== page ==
The Brookfield Stock: Gordon Pape Weighs in on the Canadian Spinoff’s Potential
When it comes to the Canadian spinoff of Brookfield Infrastructure Partners, Gordon Pape says it's best to let the institutional investors have it and stick to the original security instead. Photo: vgajic/Getty Images
Sometimes things don’t always work out as planned.
When Brookfield Infrastructure Partners (TSX: BIP.UN, NYSE:BIP) decided last year to spin off a Canadian corporate clone of itself, the expectation was that both securities would trade at about the same price and offer similar yields.
The reason for the move was to make the shares more widely available. Some large institutional investors are not allowed or prefer not to invest in limited partnerships, closing off a significant portion of the market to BIP units. A corporation also offers investors some tax advantages over a partnership, particularly in Canada where the dividends are eligible for the dividend tax credit. Another reason given was that a corporation is eligible for inclusion in indexes, while a partnership is not.
The new entity was named Brookfield Infrastructure Corporation (BIPC). Existing unitholders would receive 0.11 shares for each partnership unit held, or one share for every nine units.
“The effective stock split and creation of BIPC will provide increased opportunities for investors to access our globally diversified portfolio of high-quality infrastructure assets,” said CEO Sam Pollock in September, at the time the plan was announced.
“We expect BIPC, as a corporation, will be eligible for inclusion in several indices and offer a tax reporting framework that will appeal to investors in certain jurisdictions. This positions us well to attract new investors to our leading infrastructure business.”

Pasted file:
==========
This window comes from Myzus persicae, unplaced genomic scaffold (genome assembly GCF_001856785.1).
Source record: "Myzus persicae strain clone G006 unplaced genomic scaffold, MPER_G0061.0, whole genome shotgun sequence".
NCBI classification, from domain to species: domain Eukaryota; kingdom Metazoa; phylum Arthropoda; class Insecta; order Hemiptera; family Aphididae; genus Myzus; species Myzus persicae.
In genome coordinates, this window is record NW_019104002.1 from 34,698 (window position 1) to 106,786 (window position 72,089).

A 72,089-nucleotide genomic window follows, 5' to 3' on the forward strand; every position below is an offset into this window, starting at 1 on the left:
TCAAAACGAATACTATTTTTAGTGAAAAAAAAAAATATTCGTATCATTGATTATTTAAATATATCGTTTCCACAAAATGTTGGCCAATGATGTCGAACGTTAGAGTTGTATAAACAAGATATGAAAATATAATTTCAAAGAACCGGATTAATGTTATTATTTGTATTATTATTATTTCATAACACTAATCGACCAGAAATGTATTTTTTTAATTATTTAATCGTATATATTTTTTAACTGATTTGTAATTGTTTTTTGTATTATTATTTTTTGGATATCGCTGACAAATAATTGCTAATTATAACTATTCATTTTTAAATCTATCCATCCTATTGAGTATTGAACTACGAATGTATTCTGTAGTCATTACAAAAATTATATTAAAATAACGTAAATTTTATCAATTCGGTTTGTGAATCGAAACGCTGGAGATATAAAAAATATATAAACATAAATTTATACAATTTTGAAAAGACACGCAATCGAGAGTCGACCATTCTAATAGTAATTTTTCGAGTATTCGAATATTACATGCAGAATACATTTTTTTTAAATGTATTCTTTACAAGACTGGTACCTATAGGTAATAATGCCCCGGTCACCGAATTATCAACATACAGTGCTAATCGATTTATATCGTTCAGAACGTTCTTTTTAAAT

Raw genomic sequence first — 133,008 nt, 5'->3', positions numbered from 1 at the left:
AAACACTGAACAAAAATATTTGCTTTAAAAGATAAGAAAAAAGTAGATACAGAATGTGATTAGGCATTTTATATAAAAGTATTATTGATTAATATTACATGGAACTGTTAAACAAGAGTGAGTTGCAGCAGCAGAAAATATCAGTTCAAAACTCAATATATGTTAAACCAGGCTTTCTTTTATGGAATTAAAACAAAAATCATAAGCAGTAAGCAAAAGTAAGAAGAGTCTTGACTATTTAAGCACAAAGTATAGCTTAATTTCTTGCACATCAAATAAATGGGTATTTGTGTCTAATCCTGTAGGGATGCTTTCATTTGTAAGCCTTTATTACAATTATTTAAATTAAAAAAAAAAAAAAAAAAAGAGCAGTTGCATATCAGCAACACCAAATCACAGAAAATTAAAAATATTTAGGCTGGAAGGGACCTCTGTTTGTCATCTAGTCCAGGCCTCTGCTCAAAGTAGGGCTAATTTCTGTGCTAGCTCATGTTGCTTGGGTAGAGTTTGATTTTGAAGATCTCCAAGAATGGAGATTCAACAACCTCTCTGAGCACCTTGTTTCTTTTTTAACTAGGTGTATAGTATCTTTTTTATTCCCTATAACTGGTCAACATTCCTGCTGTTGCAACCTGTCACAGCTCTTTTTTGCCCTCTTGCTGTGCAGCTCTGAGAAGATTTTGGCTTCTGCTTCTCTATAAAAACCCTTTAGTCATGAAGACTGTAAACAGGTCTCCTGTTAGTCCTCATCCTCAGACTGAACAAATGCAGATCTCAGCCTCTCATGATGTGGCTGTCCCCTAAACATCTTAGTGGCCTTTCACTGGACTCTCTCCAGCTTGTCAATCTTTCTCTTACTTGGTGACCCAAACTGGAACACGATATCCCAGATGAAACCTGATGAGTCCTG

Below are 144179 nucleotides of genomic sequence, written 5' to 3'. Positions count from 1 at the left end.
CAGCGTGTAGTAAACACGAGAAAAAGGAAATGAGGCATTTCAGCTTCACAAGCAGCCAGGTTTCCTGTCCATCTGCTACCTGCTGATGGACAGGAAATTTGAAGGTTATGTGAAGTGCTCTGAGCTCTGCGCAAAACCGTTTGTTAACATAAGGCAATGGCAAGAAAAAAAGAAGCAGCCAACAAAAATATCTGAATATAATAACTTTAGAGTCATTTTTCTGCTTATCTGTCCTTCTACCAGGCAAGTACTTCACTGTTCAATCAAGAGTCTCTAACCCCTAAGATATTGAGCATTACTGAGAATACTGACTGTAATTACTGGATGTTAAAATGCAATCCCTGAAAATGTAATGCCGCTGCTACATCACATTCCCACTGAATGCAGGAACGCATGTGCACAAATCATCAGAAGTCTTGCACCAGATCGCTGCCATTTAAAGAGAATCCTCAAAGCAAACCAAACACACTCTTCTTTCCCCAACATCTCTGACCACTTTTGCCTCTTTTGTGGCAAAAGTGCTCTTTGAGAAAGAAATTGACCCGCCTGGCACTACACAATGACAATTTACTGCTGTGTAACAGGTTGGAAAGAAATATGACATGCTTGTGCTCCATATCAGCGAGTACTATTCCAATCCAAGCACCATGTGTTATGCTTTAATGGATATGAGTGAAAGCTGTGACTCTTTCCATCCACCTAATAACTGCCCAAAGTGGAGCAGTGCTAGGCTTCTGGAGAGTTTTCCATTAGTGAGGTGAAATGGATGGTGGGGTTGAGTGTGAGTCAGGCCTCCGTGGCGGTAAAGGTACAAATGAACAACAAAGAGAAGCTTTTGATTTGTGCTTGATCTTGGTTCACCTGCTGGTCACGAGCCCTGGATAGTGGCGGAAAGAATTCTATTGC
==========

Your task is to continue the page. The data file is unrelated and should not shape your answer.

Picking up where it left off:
Although BIPC actually owns its own portfolio of assets, the plan was to have it provide an economic return equivalent to BIP units. Each BIPC share has the same distribution as a BIP unit and is exchangeable, at the shareholder’s option, for one BIP unit. It doesn’t work the other way; you cannot exchange BIP units for BIPC shares. If you could, everyone would do it in the light of what has happened.
On March 31, the Brookfield announced that the split had been completed and shares of BIPC had started trading on the Toronto and New York stock exchanges. Initially, the BIP units performed better, ending that day at $51.10 compared with $49.49 for the new corporation. But by mid-April the price was in balance, as management expected, with both securities closing at $52.64.
Then the unexpected happened. BIPC began to trade at an increasingly larger premium to the original BIP units. By April 30, the gap was $58.25 to $54.76 in favour of BIPC. On May 29, BIPC closed at $59.49 while BIP.UN finished at $56.01.
Since both pay the same distribution of US$1.94 annually, the yield on BIP.UN was 4.77 per cent, whereas BIPC shares were yielding 4.47 per cent.
Why the big gap? It’s the old law of supply and demand. There are about 46.6 million shares of BIPC in circulation. Of these, 29.6 per cent are owned by Brookfield Asset Management and affiliates, leaving only 32.8 million shares as a public float. In contrast, BIP had 293.6 million units outstanding as of the end of March.
This means individual investors have to compete with pension plans, mutual funds, indexes, and other institutional investors when purchasing shares of BIPC in the open market. It’s a classic recipe for driving up prices.
You can see this in the volume numbers. The average number of units in BIP.UN that trade daily on the TSX is about 790,000. In New York, it’s 766,000. The average number of BIPC shares that trade daily in Toronto is about 228,000, but recently fewer shares have been changing hands. In New York, the average daily volume is a little less than 224,000.
So, what’s the bottom line? Is BIPC worth the 6.2 per cent premium?
I suggest not. Yes, Canadians do benefit from the dividend tax credit, if you own the shares in a non-registered account. But the premium price of BIPC and the reduced yield it offers more than offset that advantage.
If you’re investing in this security for the first time or adding to an existing holding, opt for the original BIP.UN units. Given the premium price, current investors might also consider selling their BIPC shares in the open market and using the proceeds to buy more BIP.UN at a lower cost, assuming this can be done at a reasonable commission.
Let the institutional investors have BIPC. The original units are more reasonably priced.
Gordon Pape is Editor and Publisher of the Internet Wealth Builder and Income Investor newsletters. For more information and details on how to subscribe, go to www.buildingwealth.ca/subscribe